The ALS version (left) is slightly lighter/brighter – noticeable in the red and gold of the title. Ignore the spacing between my first and last name and the position of the small gold line near the spine – I did those tweaks. The slight difference in color can also be seen on the back cover:


In both cases the printing is crisp – any differences/fuzziness of the font is purely due to my poor photography skills. The interiors are also very similar, if not identical (again, ALS is on the left/top):


The paper feels identical, although maybe, just maybe, the ALS is slightly smoother and ACS is slightly softer. The only (annoying) difference was that ACS did not want to lie flat, whereas ALS opened easier. This may be due to the differences in binding.

Speaking of binding, this is where I finally noticed a difference. In the photo below ALS is at the back (so the top of the photo). The ACS is next to my thumb.


ACS is thicker! Not by a huge amount, but it is probably due to the thickness of paper, so please make your own conclusions. For me, this is good news for when I mail signed books – both can be mailed as a “letter” at 248 pages (6×9 inch format), but it may mean that if my next one is slightly thicker, I may still be able to pay cheaper postage for the thinner book. The thicker book, on other hand, may appeal to others as more substantive? Also, not sure if it will last longer – but does that really matter with fiction paperbacks?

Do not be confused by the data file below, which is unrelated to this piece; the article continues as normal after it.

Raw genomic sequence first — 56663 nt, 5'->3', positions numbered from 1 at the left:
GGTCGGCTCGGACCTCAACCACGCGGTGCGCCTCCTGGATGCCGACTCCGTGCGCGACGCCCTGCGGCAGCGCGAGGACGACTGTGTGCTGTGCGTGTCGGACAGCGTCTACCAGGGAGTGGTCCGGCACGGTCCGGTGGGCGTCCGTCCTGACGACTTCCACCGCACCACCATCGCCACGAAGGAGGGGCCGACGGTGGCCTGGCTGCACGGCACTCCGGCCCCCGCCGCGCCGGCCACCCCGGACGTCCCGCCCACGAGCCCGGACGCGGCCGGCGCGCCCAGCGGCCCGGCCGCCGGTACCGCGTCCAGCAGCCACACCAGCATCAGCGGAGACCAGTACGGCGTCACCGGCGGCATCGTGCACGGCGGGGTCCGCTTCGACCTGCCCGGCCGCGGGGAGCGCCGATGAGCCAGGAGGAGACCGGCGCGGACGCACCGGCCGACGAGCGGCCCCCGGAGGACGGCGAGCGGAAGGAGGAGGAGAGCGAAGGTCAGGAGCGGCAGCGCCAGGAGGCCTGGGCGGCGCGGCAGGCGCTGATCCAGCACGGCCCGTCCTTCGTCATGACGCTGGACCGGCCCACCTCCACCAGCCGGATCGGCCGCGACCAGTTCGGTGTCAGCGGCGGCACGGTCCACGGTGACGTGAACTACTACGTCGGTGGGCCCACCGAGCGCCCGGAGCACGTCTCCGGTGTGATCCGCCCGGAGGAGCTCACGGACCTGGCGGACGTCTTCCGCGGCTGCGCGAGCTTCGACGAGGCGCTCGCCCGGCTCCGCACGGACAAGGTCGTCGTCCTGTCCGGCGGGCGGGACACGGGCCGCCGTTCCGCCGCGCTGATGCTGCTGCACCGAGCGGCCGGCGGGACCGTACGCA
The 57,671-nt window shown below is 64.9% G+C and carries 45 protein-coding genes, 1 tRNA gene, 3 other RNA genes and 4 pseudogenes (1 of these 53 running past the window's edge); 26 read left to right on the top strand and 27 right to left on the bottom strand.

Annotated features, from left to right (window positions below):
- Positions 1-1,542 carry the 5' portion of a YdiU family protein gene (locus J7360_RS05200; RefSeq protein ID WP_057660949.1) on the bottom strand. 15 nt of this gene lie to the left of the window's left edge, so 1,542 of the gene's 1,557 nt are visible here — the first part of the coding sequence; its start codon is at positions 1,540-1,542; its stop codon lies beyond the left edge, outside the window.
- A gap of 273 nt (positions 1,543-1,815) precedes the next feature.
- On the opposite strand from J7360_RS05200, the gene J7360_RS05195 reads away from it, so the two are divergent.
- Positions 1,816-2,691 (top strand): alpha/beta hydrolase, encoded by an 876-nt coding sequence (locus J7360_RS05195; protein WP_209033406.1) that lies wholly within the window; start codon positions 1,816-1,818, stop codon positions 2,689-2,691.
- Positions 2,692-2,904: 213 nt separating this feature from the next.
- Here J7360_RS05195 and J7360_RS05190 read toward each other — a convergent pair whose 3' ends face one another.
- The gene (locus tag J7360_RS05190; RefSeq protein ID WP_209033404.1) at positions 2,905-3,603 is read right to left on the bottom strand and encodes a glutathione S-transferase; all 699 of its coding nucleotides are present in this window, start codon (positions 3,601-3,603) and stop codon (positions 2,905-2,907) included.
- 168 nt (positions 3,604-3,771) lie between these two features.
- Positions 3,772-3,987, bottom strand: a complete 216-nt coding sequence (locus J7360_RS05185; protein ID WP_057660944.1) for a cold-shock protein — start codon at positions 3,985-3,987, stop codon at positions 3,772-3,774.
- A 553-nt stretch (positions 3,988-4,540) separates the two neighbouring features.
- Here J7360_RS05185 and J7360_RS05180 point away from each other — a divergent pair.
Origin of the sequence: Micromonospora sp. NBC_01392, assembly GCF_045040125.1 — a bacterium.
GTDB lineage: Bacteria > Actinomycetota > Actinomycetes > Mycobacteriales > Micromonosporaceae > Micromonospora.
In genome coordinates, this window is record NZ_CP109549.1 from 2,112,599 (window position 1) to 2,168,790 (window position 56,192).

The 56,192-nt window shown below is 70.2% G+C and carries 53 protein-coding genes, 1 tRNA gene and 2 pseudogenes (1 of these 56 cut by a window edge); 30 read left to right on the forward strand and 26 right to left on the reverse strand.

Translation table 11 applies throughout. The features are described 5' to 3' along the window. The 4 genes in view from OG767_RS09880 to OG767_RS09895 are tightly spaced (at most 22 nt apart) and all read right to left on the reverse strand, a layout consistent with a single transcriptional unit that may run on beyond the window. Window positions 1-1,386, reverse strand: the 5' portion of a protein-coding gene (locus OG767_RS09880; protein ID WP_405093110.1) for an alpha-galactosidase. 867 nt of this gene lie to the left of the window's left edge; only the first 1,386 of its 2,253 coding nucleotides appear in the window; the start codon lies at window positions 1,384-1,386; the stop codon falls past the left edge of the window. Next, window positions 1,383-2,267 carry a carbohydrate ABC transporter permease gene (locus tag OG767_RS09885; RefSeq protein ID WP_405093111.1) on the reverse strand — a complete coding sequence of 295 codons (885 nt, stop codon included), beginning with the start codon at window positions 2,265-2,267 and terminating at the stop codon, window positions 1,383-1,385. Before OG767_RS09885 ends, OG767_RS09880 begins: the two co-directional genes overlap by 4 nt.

One last small difference in binding is the groove along the seam. ALS is on the bottom/left:


The groove is much more pronounced on ACS and is further from the spine (which explains why it is harder to keep ACS open). Does this mean it’s a better/more secure binding? I don’t know, but so far it doesn’t seem like either one will be losing pages soon.

So there you go, more info for you to mull over. Or, perhaps, to ignore? I’d say take a plunge and publish with either one – you won’t be disappointed 🙂



Filed under Shizzle, Inc.

This is how to get your book into a bookstore’s front window

If you walk past St. Kilda Readings today, you may notice a familiar cover in its window:

Book in front shop window sideways

No, not The Martian! Right next to it, look!

Book in front shop window close up

Yep, there she is, looking a little freaked out to be in such distinguished company. How did she get there, you ask?

Turns out that all you have to do is ask.